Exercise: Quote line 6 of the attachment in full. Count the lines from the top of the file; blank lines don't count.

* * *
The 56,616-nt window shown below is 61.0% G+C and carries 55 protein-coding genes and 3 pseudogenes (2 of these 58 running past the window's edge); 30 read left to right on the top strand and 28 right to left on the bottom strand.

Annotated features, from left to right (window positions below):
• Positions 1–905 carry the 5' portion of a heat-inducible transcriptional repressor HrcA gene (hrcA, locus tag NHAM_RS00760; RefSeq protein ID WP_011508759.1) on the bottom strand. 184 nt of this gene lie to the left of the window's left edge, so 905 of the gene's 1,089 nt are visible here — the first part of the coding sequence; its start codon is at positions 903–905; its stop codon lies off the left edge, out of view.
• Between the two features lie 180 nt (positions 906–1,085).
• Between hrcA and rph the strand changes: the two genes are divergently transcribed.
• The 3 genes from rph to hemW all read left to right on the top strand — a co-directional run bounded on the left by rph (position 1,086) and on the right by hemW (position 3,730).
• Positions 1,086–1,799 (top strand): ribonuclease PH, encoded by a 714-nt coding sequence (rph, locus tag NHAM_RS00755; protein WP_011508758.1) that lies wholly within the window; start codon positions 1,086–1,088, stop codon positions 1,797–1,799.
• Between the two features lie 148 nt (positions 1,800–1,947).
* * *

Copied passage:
• The 3 genes from rph to hemW all read left to right on the top strand — a co-directional run bounded on the left by rph (position 1,086) and on the right by hemW (position 3,730).